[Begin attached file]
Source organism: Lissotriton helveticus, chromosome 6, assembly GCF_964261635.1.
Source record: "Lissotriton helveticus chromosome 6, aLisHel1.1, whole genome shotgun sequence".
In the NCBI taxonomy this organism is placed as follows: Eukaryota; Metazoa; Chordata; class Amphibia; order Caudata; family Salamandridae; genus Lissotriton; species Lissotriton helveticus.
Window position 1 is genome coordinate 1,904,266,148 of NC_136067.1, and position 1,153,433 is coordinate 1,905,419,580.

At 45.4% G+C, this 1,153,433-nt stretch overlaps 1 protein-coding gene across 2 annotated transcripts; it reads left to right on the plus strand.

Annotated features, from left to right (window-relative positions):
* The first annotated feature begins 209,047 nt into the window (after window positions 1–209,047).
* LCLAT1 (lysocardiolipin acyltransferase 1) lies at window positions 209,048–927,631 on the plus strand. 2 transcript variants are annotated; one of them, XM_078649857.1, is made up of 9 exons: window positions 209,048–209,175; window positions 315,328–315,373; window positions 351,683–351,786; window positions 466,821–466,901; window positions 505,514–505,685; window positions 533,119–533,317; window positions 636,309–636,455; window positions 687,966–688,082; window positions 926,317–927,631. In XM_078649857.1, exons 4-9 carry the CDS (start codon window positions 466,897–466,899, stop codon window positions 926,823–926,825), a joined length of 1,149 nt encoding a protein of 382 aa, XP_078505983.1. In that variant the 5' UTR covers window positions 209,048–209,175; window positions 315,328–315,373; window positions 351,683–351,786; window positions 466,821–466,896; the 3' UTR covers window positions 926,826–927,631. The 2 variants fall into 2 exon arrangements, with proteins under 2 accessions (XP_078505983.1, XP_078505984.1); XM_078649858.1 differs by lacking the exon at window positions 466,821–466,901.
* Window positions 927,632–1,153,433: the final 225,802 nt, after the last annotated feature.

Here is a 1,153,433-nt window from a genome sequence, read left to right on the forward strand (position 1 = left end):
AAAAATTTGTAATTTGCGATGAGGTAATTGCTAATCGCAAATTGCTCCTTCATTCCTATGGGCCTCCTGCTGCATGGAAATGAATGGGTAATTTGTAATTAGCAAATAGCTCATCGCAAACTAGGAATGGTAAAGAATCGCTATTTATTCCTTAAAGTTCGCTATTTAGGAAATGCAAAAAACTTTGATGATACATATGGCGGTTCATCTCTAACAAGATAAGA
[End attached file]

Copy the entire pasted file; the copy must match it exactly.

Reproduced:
Source organism: Lissotriton helveticus, chromosome 6, assembly GCF_964261635.1.
Source record: "Lissotriton helveticus chromosome 6, aLisHel1.1, whole genome shotgun sequence".
In the NCBI taxonomy this organism is placed as follows: Eukaryota; Metazoa; Chordata; class Amphibia; order Caudata; family Salamandridae; genus Lissotriton; species Lissotriton helveticus.
Window position 1 is genome coordinate 1,904,266,148 of NC_136067.1, and position 1,153,433 is coordinate 1,905,419,580.

At 45.4% G+C, this 1,153,433-nt stretch overlaps 1 protein-coding gene across 2 annotated transcripts; it reads left to right on the plus strand.

Annotated features, from left to right (window-relative positions):
* The first annotated feature begins 209,047 nt into the window (after window positions 1–209,047).
* LCLAT1 (lysocardiolipin acyltransferase 1) lies at window positions 209,048–927,631 on the plus strand. 2 transcript variants are annotated; one of them, XM_078649857.1, is made up of 9 exons: window positions 209,048–209,175; window positions 315,328–315,373; window positions 351,683–351,786; window positions 466,821–466,901; window positions 505,514–505,685; window positions 533,119–533,317; window positions 636,309–636,455; window positions 687,966–688,082; window positions 926,317–927,631. In XM_078649857.1, exons 4-9 carry the CDS (start codon window positions 466,897–466,899, stop codon window positions 926,823–926,825), a joined length of 1,149 nt encoding a protein of 382 aa, XP_078505983.1. In that variant the 5' UTR covers window positions 209,048–209,175; window positions 315,328–315,373; window positions 351,683–351,786; window positions 466,821–466,896; the 3' UTR covers window positions 926,826–927,631. The 2 variants fall into 2 exon arrangements, with proteins under 2 accessions (XP_078505983.1, XP_078505984.1); XM_078649858.1 differs by lacking the exon at window positions 466,821–466,901.
* Window positions 927,632–1,153,433: the final 225,802 nt, after the last annotated feature.

Here is a 1,153,433-nt window from a genome sequence, read left to right on the forward strand (position 1 = left end):
AAAAATTTGTAATTTGCGATGAGGTAATTGCTAATCGCAAATTGCTCCTTCATTCCTATGGGCCTCCTGCTGCATGGAAATGAATGGGTAATTTGTAATTAGCAAATAGCTCATCGCAAACTAGGAATGGTAAAGAATCGCTATTTATTCCTTAAAGTTCGCTATTTAGGAAATGCAAAAAACTTTGATGATACATATGGCGGTTCATCTCTAACAAGATAAGA